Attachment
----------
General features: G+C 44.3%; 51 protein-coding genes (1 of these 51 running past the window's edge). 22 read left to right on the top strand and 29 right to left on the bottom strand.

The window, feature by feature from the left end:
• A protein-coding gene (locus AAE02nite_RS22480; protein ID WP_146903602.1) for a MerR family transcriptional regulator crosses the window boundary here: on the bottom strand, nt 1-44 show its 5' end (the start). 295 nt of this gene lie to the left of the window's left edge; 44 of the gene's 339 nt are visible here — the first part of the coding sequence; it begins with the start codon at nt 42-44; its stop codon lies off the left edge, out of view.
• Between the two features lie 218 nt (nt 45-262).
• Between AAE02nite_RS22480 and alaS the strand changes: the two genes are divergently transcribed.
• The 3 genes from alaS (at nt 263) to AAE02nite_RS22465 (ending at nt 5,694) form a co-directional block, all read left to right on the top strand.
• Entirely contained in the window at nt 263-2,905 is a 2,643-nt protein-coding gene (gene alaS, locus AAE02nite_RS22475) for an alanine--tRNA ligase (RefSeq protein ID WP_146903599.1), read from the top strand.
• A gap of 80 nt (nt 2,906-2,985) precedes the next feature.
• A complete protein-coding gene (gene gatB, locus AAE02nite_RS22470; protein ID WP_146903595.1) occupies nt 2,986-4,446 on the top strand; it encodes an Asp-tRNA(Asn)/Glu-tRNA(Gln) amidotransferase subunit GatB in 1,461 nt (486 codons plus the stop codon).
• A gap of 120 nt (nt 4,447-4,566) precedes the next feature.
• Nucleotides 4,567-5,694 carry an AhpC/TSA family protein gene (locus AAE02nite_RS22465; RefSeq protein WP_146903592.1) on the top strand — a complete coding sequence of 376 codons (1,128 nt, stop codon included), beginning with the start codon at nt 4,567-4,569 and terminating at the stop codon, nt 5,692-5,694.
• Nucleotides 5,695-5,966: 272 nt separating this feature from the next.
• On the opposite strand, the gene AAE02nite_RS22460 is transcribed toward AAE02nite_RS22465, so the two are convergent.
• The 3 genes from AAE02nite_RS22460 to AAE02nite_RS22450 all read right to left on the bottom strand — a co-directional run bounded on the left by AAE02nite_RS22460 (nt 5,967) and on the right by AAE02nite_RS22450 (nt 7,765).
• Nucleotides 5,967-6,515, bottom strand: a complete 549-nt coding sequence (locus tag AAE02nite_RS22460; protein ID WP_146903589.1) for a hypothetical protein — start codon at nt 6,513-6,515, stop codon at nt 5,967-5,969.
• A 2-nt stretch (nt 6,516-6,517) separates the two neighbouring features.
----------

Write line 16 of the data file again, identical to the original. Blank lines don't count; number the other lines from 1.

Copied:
• A 2-nt stretch (nt 6,516-6,517) separates the two neighbouring features.